Jetpack Compose Animations: A Quick Guide

Jetpack Compose, the modern Android UI toolkit, has revolutionized how we build user interfaces. With its declarative approach, Compose simplifies UI development and makes it more intuitive. One of the exciting aspects of Compose is its built-in animation capabilities. In this blog post, we’ll explore how to create engaging animations using Jetpack Compose.

Animate Common Composable Properties

Compose provides convenient APIs for animating common properties of a composable. Let’s dive into some examples:

1. Animating Visibility

You can use AnimatedVisibility to hide or show a composable. Here’s a basic example:var visible by remember { mutableStateOf(true) } AnimatedVisibility(visible) { // Your composable here // ... }

The enter and exit parameters of AnimatedVisibility allow you to configure how a composable behaves when it appears and disappears. Alternatively, you can animate the alpha over time using animateFloatAsState:val animatedAlpha by animateFloatAsState( targetValue = if (visible) 1.0f else 0f, label = "alpha" ) Box( modifier = Modifier .size(200.dp) .graphicsLayer { alpha = animatedAlpha } .clip(RoundedCornerShape(8.dp)) .background(colorGreen) .align(Alignment.TopCenter) ) { // Your content here }

Keep in mind that changing the alpha keeps the composable in the composition, whereas AnimatedVisibility eventually removes it.

2. Animating Background Color

To animate the background color of a composable, use animateColorAsState:val animatedColor by animateColorAsState( if (animateBackgroundColor) colorGreen else colorBlue, label = "color" ) Column( modifier = Modifier.drawBehind { drawRect(animatedColor) } ) { // Your composable here }

This approach is more performant than using Modifier.background(), especially when animating colors over time.

Practical Magic with Animations

Compose offers many other animation mechanisms, such as animating size, position, and more. For a comprehensive understanding, explore the full set of API options in the Compose Animation documentation.

In summary, Jetpack Compose empowers developers to create delightful and interactive UIs with ease. Whether you’re building a simple app or a complex interface, animations play a crucial role in enhancing the user experience. Happy animating! 🚀

Source: Conversation with Bing, 3/24/2024
(1) Quick guide to Animations in Compose | Jetpack Compose | Android Developers.
(2) Quick Start Guide on Animations in Jetpack Compose – Finotes Blog.
(3) Animate Your Jetpack Compose UI: A Comprehensive Overview.
(4) Jetpack compose: Custom animations | by Hardik P | Canopas.
(5) Animations in Jetpack Compose: animateContentSize – Medium.

Demystifying LazyColumns in Jetpack Compose

Let’s dive into the world of Jetpack Compose and explore how to use LazyColumn effectively. 🚀


Jetpack Compose is a modern Android UI toolkit that simplifies building native user interfaces. One of its powerful features is the LazyColumn, which provides an efficient way to display large lists. Think of it as the successor to the good old RecyclerView and its adapter.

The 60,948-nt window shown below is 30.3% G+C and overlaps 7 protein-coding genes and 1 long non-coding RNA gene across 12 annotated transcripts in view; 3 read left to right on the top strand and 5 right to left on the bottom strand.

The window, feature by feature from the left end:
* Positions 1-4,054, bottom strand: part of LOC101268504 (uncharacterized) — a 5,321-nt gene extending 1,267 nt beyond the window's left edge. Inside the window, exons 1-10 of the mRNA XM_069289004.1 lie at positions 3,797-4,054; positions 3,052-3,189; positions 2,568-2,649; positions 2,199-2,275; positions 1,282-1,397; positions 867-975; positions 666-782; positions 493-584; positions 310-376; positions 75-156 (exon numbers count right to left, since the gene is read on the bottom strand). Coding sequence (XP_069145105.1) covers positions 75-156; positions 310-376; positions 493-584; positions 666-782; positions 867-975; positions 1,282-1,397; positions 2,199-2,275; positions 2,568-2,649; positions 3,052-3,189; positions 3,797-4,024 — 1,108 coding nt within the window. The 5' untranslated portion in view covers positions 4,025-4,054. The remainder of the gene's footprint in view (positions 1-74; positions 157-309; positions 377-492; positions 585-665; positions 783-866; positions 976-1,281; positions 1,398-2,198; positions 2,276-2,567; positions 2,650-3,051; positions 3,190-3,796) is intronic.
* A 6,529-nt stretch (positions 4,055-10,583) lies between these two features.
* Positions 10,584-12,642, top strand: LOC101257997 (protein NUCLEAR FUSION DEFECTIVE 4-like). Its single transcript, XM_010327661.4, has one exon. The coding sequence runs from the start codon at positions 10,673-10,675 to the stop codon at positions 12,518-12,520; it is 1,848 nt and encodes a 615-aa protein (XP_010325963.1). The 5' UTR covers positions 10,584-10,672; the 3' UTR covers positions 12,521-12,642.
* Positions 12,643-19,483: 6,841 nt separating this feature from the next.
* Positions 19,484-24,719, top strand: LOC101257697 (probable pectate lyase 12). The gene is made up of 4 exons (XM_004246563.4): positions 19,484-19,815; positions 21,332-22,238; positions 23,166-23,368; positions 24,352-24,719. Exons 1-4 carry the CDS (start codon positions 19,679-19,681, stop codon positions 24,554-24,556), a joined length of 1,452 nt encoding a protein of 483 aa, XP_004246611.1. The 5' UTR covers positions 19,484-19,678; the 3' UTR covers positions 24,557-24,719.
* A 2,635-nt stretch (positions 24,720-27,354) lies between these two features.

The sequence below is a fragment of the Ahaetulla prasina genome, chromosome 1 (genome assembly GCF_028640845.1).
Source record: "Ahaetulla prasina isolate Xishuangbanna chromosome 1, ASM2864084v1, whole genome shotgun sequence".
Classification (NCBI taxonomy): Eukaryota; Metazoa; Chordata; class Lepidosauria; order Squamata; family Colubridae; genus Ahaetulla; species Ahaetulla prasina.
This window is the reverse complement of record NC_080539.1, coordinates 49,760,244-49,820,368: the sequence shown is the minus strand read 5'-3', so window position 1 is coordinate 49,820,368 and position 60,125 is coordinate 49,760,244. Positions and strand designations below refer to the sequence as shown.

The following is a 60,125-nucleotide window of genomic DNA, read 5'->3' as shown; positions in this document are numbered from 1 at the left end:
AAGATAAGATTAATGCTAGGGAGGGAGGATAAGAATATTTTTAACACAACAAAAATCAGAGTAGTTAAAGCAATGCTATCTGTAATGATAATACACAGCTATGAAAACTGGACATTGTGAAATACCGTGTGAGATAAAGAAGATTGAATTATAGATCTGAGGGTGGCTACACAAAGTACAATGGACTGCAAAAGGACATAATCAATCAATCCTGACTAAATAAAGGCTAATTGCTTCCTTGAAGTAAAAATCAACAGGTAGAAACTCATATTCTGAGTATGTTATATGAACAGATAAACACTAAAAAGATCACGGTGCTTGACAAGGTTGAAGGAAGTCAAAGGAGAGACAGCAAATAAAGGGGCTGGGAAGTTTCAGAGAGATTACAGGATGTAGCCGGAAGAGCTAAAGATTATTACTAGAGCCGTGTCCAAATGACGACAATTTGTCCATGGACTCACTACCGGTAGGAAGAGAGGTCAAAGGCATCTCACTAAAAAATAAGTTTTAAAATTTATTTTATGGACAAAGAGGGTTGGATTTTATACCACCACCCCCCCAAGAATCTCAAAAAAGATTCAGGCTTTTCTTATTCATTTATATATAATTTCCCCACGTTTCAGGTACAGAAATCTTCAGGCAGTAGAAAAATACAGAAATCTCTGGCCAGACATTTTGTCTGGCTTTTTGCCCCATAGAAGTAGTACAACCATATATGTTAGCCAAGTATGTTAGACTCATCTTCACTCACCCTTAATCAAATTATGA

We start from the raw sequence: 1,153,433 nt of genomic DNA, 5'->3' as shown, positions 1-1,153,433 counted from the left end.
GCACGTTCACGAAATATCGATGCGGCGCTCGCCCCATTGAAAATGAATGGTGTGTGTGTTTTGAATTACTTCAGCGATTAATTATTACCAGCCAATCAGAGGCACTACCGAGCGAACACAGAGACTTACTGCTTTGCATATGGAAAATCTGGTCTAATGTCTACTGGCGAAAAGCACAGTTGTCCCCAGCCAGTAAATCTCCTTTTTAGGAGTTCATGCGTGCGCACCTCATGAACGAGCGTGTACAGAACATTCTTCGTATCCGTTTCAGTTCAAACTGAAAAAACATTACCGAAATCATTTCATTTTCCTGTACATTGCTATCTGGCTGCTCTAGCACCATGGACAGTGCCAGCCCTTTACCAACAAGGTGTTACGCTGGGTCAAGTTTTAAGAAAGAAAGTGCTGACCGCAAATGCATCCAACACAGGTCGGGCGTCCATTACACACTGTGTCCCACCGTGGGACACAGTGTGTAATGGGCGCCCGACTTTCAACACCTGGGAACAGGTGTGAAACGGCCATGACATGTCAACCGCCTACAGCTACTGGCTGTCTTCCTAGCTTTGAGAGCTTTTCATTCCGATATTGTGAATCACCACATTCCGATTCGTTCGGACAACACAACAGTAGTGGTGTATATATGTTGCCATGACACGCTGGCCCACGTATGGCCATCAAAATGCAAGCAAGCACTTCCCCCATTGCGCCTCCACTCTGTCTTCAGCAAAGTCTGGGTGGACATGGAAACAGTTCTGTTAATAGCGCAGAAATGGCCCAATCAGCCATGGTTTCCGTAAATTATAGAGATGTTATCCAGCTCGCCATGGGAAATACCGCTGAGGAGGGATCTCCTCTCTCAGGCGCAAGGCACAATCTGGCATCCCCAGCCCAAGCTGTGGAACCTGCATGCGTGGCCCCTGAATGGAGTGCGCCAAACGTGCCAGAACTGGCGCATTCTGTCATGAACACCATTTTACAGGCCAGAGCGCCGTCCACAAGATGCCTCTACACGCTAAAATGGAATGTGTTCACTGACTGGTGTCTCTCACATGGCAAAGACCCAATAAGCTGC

In this blog post, we’ll explore what LazyColumn is, how it works, and how you can leverage it to create dynamic and performant lists in your Android apps.

What is LazyColumn?

LazyColumn is a vertically scrolling list that only composes and lays out the currently visible items. Unlike a regular Column, which renders all items regardless of visibility, LazyColumn is “lazy.” It means that it efficiently handles large lists by rendering only the items currently visible on the screen. This lazy behavior significantly improves performance when dealing with extensive datasets.

Basic Usage

Let’s get started with some code examples. Suppose you want to create a simple list of messages using LazyColumn. Here’s how you can do it:@Composable fun MessageList(messages: List<Message>) { LazyColumn { items(messages) { message -> MessageRow(message) } } }

In the above snippet:

  • We define a MessageList composable that takes a list of Message objects.
  • Inside the LazyColumn block, we use the items function to iterate over the messages and compose each MessageRow.

DSL for Describing Items

The magic of LazyColumn lies in its DSL (domain-specific language). Instead of directly emitting composables like in a regular Column, we work with a LazyListScope block. This scope allows us to describe the item contents efficiently.

Adding Single Items

The most basic function in the DSL is item(), which adds a single item:LazyColumn { item { Text(text = "First item") } items(5) { index -> Text(text = "Item: $index") } item { Text(text = "Last item") } }

Handling Collections

We can also add collections of items using extensions like items() or itemsIndexed():LazyColumn { items(messages) { message -> MessageRow(message) } }

The itemsIndexed() extension even provides the index for more advanced scenarios.


And there you have it! LazyColumn is your go-to solution for efficiently displaying lists in Jetpack Compose. Whether you’re building a chat app, a news feed, or any other data-driven UI, give LazyColumn a try.